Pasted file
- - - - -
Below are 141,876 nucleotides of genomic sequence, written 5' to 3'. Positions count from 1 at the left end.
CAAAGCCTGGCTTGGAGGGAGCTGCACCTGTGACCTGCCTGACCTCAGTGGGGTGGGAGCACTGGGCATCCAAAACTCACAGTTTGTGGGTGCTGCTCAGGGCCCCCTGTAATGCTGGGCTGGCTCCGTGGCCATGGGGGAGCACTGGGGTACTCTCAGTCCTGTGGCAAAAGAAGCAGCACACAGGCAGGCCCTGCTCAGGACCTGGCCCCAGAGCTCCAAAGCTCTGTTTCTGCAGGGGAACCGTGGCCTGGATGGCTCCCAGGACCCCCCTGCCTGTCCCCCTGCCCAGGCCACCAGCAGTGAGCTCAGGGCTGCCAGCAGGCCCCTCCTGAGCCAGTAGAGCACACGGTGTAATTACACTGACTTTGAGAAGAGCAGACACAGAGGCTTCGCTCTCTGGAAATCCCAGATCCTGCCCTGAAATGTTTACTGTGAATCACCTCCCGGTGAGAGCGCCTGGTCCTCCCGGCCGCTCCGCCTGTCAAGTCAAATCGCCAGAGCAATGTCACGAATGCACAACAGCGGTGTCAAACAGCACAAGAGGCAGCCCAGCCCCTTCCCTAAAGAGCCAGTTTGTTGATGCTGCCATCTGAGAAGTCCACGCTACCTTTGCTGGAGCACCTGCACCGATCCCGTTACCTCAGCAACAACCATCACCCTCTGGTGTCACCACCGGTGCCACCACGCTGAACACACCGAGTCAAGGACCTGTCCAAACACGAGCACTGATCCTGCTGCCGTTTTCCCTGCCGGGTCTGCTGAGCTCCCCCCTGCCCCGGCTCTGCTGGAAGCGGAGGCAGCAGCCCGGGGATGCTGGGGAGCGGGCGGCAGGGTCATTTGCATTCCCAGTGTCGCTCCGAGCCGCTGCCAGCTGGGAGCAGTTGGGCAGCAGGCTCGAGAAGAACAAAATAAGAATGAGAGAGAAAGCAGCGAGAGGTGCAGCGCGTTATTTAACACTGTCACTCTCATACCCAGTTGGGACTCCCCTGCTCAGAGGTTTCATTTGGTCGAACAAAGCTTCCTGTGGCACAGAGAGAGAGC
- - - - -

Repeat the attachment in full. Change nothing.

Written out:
Below are 141,876 nucleotides of genomic sequence, written 5' to 3'. Positions count from 1 at the left end.
CAAAGCCTGGCTTGGAGGGAGCTGCACCTGTGACCTGCCTGACCTCAGTGGGGTGGGAGCACTGGGCATCCAAAACTCACAGTTTGTGGGTGCTGCTCAGGGCCCCCTGTAATGCTGGGCTGGCTCCGTGGCCATGGGGGAGCACTGGGGTACTCTCAGTCCTGTGGCAAAAGAAGCAGCACACAGGCAGGCCCTGCTCAGGACCTGGCCCCAGAGCTCCAAAGCTCTGTTTCTGCAGGGGAACCGTGGCCTGGATGGCTCCCAGGACCCCCCTGCCTGTCCCCCTGCCCAGGCCACCAGCAGTGAGCTCAGGGCTGCCAGCAGGCCCCTCCTGAGCCAGTAGAGCACACGGTGTAATTACACTGACTTTGAGAAGAGCAGACACAGAGGCTTCGCTCTCTGGAAATCCCAGATCCTGCCCTGAAATGTTTACTGTGAATCACCTCCCGGTGAGAGCGCCTGGTCCTCCCGGCCGCTCCGCCTGTCAAGTCAAATCGCCAGAGCAATGTCACGAATGCACAACAGCGGTGTCAAACAGCACAAGAGGCAGCCCAGCCCCTTCCCTAAAGAGCCAGTTTGTTGATGCTGCCATCTGAGAAGTCCACGCTACCTTTGCTGGAGCACCTGCACCGATCCCGTTACCTCAGCAACAACCATCACCCTCTGGTGTCACCACCGGTGCCACCACGCTGAACACACCGAGTCAAGGACCTGTCCAAACACGAGCACTGATCCTGCTGCCGTTTTCCCTGCCGGGTCTGCTGAGCTCCCCCCTGCCCCGGCTCTGCTGGAAGCGGAGGCAGCAGCCCGGGGATGCTGGGGAGCGGGCGGCAGGGTCATTTGCATTCCCAGTGTCGCTCCGAGCCGCTGCCAGCTGGGAGCAGTTGGGCAGCAGGCTCGAGAAGAACAAAATAAGAATGAGAGAGAAAGCAGCGAGAGGTGCAGCGCGTTATTTAACACTGTCACTCTCATACCCAGTTGGGACTCCCCTGCTCAGAGGTTTCATTTGGTCGAACAAAGCTTCCTGTGGCACAGAGAGAGAGC